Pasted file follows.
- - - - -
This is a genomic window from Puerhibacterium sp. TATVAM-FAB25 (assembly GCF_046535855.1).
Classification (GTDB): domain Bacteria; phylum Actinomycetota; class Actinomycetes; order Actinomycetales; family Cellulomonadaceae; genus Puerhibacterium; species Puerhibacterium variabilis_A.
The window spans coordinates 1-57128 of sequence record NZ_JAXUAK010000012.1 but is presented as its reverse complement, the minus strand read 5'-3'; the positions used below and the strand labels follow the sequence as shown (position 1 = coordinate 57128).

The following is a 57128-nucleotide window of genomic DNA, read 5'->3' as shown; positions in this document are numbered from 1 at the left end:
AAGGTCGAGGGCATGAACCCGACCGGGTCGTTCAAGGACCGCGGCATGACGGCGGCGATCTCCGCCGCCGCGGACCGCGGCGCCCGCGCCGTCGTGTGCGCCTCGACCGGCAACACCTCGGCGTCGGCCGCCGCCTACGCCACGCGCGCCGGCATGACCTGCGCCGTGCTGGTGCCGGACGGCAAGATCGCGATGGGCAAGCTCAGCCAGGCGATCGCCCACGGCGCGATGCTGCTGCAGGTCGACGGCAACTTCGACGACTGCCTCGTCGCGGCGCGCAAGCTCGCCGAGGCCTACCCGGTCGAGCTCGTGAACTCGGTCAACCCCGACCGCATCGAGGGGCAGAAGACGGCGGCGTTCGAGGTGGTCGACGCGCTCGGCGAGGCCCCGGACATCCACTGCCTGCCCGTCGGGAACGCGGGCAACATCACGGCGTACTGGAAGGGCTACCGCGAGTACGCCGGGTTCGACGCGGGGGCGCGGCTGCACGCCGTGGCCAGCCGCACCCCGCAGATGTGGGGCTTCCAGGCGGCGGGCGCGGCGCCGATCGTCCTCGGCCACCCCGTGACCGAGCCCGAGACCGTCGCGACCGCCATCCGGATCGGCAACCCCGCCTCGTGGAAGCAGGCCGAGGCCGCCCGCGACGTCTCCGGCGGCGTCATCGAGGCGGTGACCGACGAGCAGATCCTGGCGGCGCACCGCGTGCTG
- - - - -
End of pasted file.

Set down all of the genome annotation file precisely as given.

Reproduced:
This is a genomic window from Puerhibacterium sp. TATVAM-FAB25 (assembly GCF_046535855.1).
Classification (GTDB): domain Bacteria; phylum Actinomycetota; class Actinomycetes; order Actinomycetales; family Cellulomonadaceae; genus Puerhibacterium; species Puerhibacterium variabilis_A.
The window spans coordinates 1-57128 of sequence record NZ_JAXUAK010000012.1 but is presented as its reverse complement, the minus strand read 5'-3'; the positions used below and the strand labels follow the sequence as shown (position 1 = coordinate 57128).

The following is a 57128-nucleotide window of genomic DNA, read 5'->3' as shown; positions in this document are numbered from 1 at the left end:
AAGGTCGAGGGCATGAACCCGACCGGGTCGTTCAAGGACCGCGGCATGACGGCGGCGATCTCCGCCGCCGCGGACCGCGGCGCCCGCGCCGTCGTGTGCGCCTCGACCGGCAACACCTCGGCGTCGGCCGCCGCCTACGCCACGCGCGCCGGCATGACCTGCGCCGTGCTGGTGCCGGACGGCAAGATCGCGATGGGCAAGCTCAGCCAGGCGATCGCCCACGGCGCGATGCTGCTGCAGGTCGACGGCAACTTCGACGACTGCCTCGTCGCGGCGCGCAAGCTCGCCGAGGCCTACCCGGTCGAGCTCGTGAACTCGGTCAACCCCGACCGCATCGAGGGGCAGAAGACGGCGGCGTTCGAGGTGGTCGACGCGCTCGGCGAGGCCCCGGACATCCACTGCCTGCCCGTCGGGAACGCGGGCAACATCACGGCGTACTGGAAGGGCTACCGCGAGTACGCCGGGTTCGACGCGGGGGCGCGGCTGCACGCCGTGGCCAGCCGCACCCCGCAGATGTGGGGCTTCCAGGCGGCGGGCGCGGCGCCGATCGTCCTCGGCCACCCCGTGACCGAGCCCGAGACCGTCGCGACCGCCATCCGGATCGGCAACCCCGCCTCGTGGAAGCAGGCCGAGGCCGCCCGCGACGTCTCCGGCGGCGTCATCGAGGCGGTGACCGACGAGCAGATCCTGGCGGCGCACCGCGTGCTG